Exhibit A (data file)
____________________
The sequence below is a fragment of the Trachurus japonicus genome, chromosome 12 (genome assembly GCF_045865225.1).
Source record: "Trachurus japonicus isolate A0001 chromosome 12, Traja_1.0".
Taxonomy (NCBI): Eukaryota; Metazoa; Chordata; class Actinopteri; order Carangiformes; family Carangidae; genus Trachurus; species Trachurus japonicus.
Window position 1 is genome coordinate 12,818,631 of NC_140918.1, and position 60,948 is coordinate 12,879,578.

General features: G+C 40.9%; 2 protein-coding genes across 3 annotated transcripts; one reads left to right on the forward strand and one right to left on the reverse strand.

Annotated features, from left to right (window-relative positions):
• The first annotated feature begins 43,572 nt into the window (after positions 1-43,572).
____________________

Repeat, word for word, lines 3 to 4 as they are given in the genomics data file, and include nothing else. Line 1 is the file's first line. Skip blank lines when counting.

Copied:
Taxonomy (NCBI): Eukaryota; Metazoa; Chordata; class Actinopteri; order Carangiformes; family Carangidae; genus Trachurus; species Trachurus japonicus.
Window position 1 is genome coordinate 12,818,631 of NC_140918.1, and position 60,948 is coordinate 12,879,578.